"8.2 Significance Tests

(1) Application of Significance Tests - Subsection 8.3(2) of the Instrument sets out the required significance tests for determining whether an acquisition of a business by a reporting issuer is a "significant acquisition". The application of the significance tests depends on the status of the reporting issuer such that if the reporting issuer is:

(a) not a venture issuer, then an acquisition is significant if it satisfies two or more of the significance tests at a 30% threshold; or

(b) a venture issuer, then an acquisition is significant if it satisfies either of the asset or investment test at a 100% threshold.

The test must be applied as at the acquisition date using the most recent audited annual financial statements of the reporting issuer and the business.".

4. These changes become effective on •.

ANNEX C

PROPOSED CHANGES TO COMPANION POLICY 41-101CP TO NATIONAL INSTRUMENT 41-101 GENERAL PROSPECTUS REQUIREMENTS

1. Companion Policy 41-101CP to National Instrument 41-101 General Prospectus Requirements is changed by this Document.

2. Subsection 5.9(5) is changed by replacing the text of the first bullet with:

"if the indirect acquisition would be considered a significant acquisition under subsection 35.1(4) of Form 41-101F1 if the issuer applies those provisions to its proportionate interest in the indirect acquisition of the business;".

3. This change becomes effective on •.

ANNEX D

PROPOSED CHANGES TO COMPANION POLICY 44-101CP TO NATIONAL INSTRUMENT 44-101 SHORT FORM PROSPECTUS DISTRIBUTIONS

1. Companion Policy 44-101CP to National Instrument 44-101 Short Form Prospectus Distributions is changed by this Document.

2. Subsection 4.9(3) is changed by replacing the text of the first bullet with:

"if the indirect acquisition would be considered a significant acquisition under Part 8 of NI 51-102 if the issuer applies those provisions to its proportionate interest in the indirect acquisition of the business;".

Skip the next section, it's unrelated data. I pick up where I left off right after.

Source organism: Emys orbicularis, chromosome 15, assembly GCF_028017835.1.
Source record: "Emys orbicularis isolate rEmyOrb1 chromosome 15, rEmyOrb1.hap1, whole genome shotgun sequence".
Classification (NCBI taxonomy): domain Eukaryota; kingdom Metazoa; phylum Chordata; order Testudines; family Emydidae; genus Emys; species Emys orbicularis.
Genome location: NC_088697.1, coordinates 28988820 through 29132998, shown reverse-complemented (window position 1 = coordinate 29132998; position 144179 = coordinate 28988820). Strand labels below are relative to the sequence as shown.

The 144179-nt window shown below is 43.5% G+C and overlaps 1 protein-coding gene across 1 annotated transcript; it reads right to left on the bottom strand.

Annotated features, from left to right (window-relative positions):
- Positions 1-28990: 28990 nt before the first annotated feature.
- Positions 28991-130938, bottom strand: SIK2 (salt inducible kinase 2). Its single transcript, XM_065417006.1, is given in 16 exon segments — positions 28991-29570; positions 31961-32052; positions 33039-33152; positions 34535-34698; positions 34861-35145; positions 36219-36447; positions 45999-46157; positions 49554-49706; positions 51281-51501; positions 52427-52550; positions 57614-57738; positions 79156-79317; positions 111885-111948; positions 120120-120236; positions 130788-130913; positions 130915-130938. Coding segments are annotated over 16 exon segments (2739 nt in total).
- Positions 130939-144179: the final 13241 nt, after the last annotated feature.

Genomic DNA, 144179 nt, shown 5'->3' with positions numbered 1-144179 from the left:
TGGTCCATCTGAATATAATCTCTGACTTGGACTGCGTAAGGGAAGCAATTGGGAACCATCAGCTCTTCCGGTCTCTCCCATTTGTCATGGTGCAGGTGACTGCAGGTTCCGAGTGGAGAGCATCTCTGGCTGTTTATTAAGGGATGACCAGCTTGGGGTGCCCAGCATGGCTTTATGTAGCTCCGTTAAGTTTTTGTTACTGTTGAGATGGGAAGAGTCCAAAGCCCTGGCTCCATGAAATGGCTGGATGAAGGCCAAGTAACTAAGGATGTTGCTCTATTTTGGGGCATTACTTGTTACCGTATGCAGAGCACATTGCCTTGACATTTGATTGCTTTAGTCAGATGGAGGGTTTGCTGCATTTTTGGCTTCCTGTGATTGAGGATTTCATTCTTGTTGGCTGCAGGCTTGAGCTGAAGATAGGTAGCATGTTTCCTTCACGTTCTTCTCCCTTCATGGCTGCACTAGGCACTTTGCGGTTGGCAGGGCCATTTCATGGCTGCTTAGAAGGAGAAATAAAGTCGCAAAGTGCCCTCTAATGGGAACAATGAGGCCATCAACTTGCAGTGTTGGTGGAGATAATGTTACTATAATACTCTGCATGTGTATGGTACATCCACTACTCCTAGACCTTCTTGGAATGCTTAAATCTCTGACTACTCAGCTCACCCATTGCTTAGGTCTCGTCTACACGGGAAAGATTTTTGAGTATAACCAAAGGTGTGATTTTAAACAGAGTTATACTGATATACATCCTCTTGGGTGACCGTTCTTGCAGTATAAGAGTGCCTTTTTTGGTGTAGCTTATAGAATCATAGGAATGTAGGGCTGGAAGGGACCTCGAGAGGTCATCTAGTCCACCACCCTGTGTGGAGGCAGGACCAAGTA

3. This change becomes effective on •.

ANNEX E

LOCAL MATTERS

ONTARIO SECURITIES COMMISSION

As set out in the main body of this Notice, the CSA are proposing the following amendments and changes:

• proposed amendments to NI 51-102;

• proposed changes to Companion Policy 51-102CP;

• proposed changes to Companion Policy 41-101CP; and

• proposed changes to Companion Policy 44-101CP.

Please refer to the main body of this Notice.

1. Overview

The proposed amendments to NI 51-102 have been informed by comments received in response to CSA Consultation Paper 51-404. They are aimed at reducing the regulatory burden that may be currently imposed by the Business Acquisition Report (BAR) requirements in certain instances, without compromising investor protection.

The proposed changes to Companion Policy 51-102CP, Companion Policy 41-101CP and Companion Policy 44-101CP are intended to update those companion policies to reflect the proposed amendments to NI 51-102.

Investor protection is not expected to be compromised, as the proposed amendments will continue to provide investors with timely access to historical financial information of a significant acquisition where appropriate.

2. Affected Stakeholders

2.1 Reporting Issuers

Non-venture reporting issuers will benefit from the proposed amendments because an acquisition of a business or related business(es) will only be considered to be a significant acquisition if at least two of the existing significance tests are triggered at a 30% threshold (i.e., instead of one of the existing significance tests being triggered at a 20% threshold as under the current BAR requirements).

2.2 Investors

The impact of the proposed amendments to NI 51-102 on investors (both institutional and retail), has also been considered. The proposed amendments have been informed by stakeholder comments received as a result of CSA Consultation Paper 51-404, including from investor advocacy groups.

While the proposed amendments are expected to result in fewer BARs being filed overall, we expect that investors will continue to have appropriate, relevant information for purposes of making investment decisions following a significant acquisition. In this regard, we will assess comments received from investors and advocates during the comment letter process on the proposed amendments.

3. Qualitative and Quantitative Analysis of the Anticipated Costs and Benefits of the Proposed Amendments

3.1 Qualitative Analysis